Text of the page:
The Strad has published a hilariously condescending guide to string players on how to relate to the accessory they once called an accompanist. Someone should tell them that times have moved on.
The Strad list is beyond parody, but we’ll have a try:
1 Remember that the person at the piano is a human being. He or she may have human rights. And a musical background. Maybe even a name. Try to remember it.
2 Make sure they can read music. Then give them a score. Allow them time to absorb it. Check that they have a rehearsal diary and can read English.
3 Try to read the pianist’s part in advance. It might have something to do with what you’re playing.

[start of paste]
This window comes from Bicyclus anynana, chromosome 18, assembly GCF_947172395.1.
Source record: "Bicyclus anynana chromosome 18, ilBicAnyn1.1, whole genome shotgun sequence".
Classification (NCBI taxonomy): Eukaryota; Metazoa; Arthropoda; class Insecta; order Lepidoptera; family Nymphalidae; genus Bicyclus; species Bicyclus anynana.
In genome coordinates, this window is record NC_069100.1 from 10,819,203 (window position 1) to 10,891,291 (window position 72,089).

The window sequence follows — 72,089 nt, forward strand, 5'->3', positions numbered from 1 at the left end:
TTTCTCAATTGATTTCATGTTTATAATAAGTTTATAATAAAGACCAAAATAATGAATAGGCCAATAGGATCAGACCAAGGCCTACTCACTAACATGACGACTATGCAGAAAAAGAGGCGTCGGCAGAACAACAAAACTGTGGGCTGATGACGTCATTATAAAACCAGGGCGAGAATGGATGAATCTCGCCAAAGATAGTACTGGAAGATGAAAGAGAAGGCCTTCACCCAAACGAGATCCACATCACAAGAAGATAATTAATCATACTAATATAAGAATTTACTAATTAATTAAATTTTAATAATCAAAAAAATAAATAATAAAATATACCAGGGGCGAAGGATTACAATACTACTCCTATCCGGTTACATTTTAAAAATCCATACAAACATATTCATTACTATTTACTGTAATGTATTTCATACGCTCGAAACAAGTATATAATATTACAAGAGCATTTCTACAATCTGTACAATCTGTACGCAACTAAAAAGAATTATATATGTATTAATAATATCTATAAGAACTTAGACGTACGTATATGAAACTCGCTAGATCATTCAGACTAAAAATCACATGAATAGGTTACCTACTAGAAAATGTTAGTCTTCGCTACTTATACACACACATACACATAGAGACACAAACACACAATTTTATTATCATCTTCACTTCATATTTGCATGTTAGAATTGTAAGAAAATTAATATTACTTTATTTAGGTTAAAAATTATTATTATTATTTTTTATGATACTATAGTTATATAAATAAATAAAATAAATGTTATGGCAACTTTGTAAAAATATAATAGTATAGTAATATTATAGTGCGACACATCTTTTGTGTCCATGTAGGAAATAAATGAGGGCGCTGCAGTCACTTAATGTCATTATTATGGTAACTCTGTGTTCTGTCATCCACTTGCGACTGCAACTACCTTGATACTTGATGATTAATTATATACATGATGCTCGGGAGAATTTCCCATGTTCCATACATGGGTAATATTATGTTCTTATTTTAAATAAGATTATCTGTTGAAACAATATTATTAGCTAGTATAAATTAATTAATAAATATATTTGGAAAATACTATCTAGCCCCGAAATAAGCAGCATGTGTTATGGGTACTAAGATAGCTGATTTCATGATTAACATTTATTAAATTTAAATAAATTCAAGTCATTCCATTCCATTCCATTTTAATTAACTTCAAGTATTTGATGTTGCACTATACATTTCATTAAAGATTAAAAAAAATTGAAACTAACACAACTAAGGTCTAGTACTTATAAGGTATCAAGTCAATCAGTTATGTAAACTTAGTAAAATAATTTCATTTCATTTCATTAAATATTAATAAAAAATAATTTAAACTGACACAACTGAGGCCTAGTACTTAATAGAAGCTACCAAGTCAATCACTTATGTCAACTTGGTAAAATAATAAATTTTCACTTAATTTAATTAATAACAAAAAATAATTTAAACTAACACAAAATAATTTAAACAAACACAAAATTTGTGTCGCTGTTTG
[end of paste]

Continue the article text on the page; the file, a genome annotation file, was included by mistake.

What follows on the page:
4 If the pianist makes a suggestion in rehearsal, pretend to take it on board.
5 Make sure the pianist’s name appears in the programme and is properly spelled. The name does not have to be the same size as yours, but spelling is important. Practise taking a stage bow together. Do not take their hand and raise it above your heads (that would be too much equality). Make an effort to smile at their agent, that always eases the green room atmosphere. Do not pat any part of the pianist’s anatomy. This person is not your friend.